What kind of advice can you buy for $133,816.35?
For the town of Longboat Key, the answer is: Build a community together and focus on “loving Longboat.”
Adapt to a changing market (which means redoing the Comprehensive Plan and codes) and focus on the future.
Relax rental restrictions, and implement early actions at opportunity sites.
Complete a Town Center around Publix and locate a community/cultural center there.
Improve mobility along Gulf of Mexico Drive.
Did Longboat Key get the bang for its bucks?
Those are the basic recommendations an eight-member Urban Land Institute panel presented to the town in October after a five-day, $125,000 study that cost an additional $8,816.35 in panelist trip expenses. The panel will present its final report to the town by the end of the year, but already residents and stakeholders have mixed opinions about whether the town got its money’s worth.
The Longboat Observer asked residents and business owners from across the Key a question:
Was the ULI study a good use of $125,000, plus additional expenses, in taxpayer funds?
Country Club Shores resident and former Planning and Zoning Board member Brad Saivetz thinks it was a waste of money.
“When you go to a surgeon’s office they are gong to cut something out of you,” he said. “But when commissioners go to town funds to confirm what they want to do, that’s not right. I like Longboat Key as it was, and I hope we try to attract the same people who came here and not the casual tourists. It was boilerplate stuff. The town gave ULI the answers they were already looking for.”
Alan Moore, co-owner of Moore’s Stone Crab Restaurant, agrees that the study wasn’t worth it, but for different reasons.
“It was the biggest waste of money the town has ever spent,” Moore said. “Look at the first two paragraphs of the study. They tell us to get rid of the Comp Plan and relax the rental restrictions. I could have given them that advice for five bucks.”
Ann Roth, who was co-president of the recently dissolved Public Interest Committee (PIC), disagrees.
“It energized the process,” Roth said. “We already knew some of this stuff from the Vision Plan process, and we went through a lot of it before. But nothing is easy. We needed the perspective and now we have work to do.”
Country Club Shores resident and former Commissioner Randall Clair thinks it’s a good idea to work on less controversial issues, such as sprucing up entryways and adding recreational amenities to Bayfront Park.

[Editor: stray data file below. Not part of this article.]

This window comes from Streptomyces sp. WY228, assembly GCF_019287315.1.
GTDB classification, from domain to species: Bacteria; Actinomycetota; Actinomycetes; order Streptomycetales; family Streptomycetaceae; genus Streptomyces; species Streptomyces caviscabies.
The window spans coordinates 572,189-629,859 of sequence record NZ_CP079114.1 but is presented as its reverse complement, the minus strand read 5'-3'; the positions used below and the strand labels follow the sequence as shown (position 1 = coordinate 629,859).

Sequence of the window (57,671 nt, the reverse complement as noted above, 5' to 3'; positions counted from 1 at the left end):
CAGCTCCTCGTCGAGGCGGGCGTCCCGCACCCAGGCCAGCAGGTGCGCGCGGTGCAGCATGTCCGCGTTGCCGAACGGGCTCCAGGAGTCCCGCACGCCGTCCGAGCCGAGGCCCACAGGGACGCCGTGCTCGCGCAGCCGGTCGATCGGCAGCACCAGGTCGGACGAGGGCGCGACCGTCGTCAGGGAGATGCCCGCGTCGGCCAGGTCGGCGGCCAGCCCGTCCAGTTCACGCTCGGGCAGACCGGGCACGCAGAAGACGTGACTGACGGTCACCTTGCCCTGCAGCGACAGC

“In view of everything that has transpired before and all the negatives, having the ULI come in was the right thing to do — to have people disinterested in the process tell us what we should do,” he said.
But, for many stakeholders, the answer to the question of whether the study was worthwhile gets a definite “maybe.”
“It’s worth the money if they would listen and actually make some changes,” said Cannons Marina owner David Miller.
“It could have been gotten for a lot cheaper,” said Bay Isles resident David Novak. “But what price do you put on getting us out of gridlock? To me, the Town Commission for years has been driven by people coming to them and addressing their problems versus doing things for the betterment of the community. If they can use this as cover or impetus or a tool for these people to use, then it’s a worthwhile effort.”
Spanish Main Yacht Club resident Tom Freiwald, who served on the subcommittee that formed for the ULI visit, also thinks the study’s value has yet to be seen.
“If the town embraces this and does something with it and it brings together the community to move forward and do something, then it’s the best $125,000 we ever spent. But if the town kills all the good ideas and nitpicks it to death, then it’s the biggest waste of town money and energy, and we will have wasted the opportunity,” he said.
Bayou resident and District 3 Commission candidate Ray Rajewski takes a different perspective.
“There are two ways to answer that,” he said. “It was worth it, because we now understand we have almost a perfect island. The recommendations they came up with for the most part are so farfetched I don’t know how you implement anything. We already have a town center. It’s called St. Armands Circle. That’s where you go to walk around, see residents and get a cup of coffee. The other way to answer is, it’s a waste of money. If that’s all they can come up with, it tells me we have a pretty nice place with not a lot to improve upon.”
Contact Kurt Schultheis at email@example.com